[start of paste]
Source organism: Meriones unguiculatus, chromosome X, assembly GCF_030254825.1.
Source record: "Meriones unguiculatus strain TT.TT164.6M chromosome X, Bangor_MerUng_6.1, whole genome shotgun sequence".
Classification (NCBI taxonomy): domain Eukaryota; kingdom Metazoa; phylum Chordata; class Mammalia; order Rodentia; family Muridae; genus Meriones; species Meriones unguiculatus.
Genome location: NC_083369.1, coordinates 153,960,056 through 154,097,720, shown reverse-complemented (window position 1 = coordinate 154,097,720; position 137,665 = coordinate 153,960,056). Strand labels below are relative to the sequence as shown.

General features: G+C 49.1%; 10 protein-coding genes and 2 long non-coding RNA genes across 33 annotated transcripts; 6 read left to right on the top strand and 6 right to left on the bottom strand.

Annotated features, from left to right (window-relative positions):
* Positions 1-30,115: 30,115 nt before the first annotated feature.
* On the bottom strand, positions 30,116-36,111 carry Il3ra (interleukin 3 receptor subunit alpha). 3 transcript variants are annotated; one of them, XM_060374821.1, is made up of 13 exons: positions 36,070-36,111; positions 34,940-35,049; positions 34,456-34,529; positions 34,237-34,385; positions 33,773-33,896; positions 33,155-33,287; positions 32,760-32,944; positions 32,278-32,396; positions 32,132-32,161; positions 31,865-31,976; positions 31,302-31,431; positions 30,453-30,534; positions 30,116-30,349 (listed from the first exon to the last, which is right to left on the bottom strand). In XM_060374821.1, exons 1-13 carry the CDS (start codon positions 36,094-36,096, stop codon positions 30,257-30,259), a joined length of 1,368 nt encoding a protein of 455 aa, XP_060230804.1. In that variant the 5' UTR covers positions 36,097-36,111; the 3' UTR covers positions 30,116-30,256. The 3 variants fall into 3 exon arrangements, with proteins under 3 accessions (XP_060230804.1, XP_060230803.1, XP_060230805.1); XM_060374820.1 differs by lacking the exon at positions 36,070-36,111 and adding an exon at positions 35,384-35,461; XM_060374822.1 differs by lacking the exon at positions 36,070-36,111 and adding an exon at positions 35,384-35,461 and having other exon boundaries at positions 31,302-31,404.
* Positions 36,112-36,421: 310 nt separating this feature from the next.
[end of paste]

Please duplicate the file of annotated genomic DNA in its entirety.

Source organism: Meriones unguiculatus, chromosome X, assembly GCF_030254825.1.
Source record: "Meriones unguiculatus strain TT.TT164.6M chromosome X, Bangor_MerUng_6.1, whole genome shotgun sequence".
Classification (NCBI taxonomy): domain Eukaryota; kingdom Metazoa; phylum Chordata; class Mammalia; order Rodentia; family Muridae; genus Meriones; species Meriones unguiculatus.
Genome location: NC_083369.1, coordinates 153,960,056 through 154,097,720, shown reverse-complemented (window position 1 = coordinate 154,097,720; position 137,665 = coordinate 153,960,056). Strand labels below are relative to the sequence as shown.

General features: G+C 49.1%; 10 protein-coding genes and 2 long non-coding RNA genes across 33 annotated transcripts; 6 read left to right on the top strand and 6 right to left on the bottom strand.

Annotated features, from left to right (window-relative positions):
* Positions 1-30,115: 30,115 nt before the first annotated feature.
* On the bottom strand, positions 30,116-36,111 carry Il3ra (interleukin 3 receptor subunit alpha). 3 transcript variants are annotated; one of them, XM_060374821.1, is made up of 13 exons: positions 36,070-36,111; positions 34,940-35,049; positions 34,456-34,529; positions 34,237-34,385; positions 33,773-33,896; positions 33,155-33,287; positions 32,760-32,944; positions 32,278-32,396; positions 32,132-32,161; positions 31,865-31,976; positions 31,302-31,431; positions 30,453-30,534; positions 30,116-30,349 (listed from the first exon to the last, which is right to left on the bottom strand). In XM_060374821.1, exons 1-13 carry the CDS (start codon positions 36,094-36,096, stop codon positions 30,257-30,259), a joined length of 1,368 nt encoding a protein of 455 aa, XP_060230804.1. In that variant the 5' UTR covers positions 36,097-36,111; the 3' UTR covers positions 30,116-30,256. The 3 variants fall into 3 exon arrangements, with proteins under 3 accessions (XP_060230804.1, XP_060230803.1, XP_060230805.1); XM_060374820.1 differs by lacking the exon at positions 36,070-36,111 and adding an exon at positions 35,384-35,461; XM_060374822.1 differs by lacking the exon at positions 36,070-36,111 and adding an exon at positions 35,384-35,461 and having other exon boundaries at positions 31,302-31,404.
* Positions 36,112-36,421: 310 nt separating this feature from the next.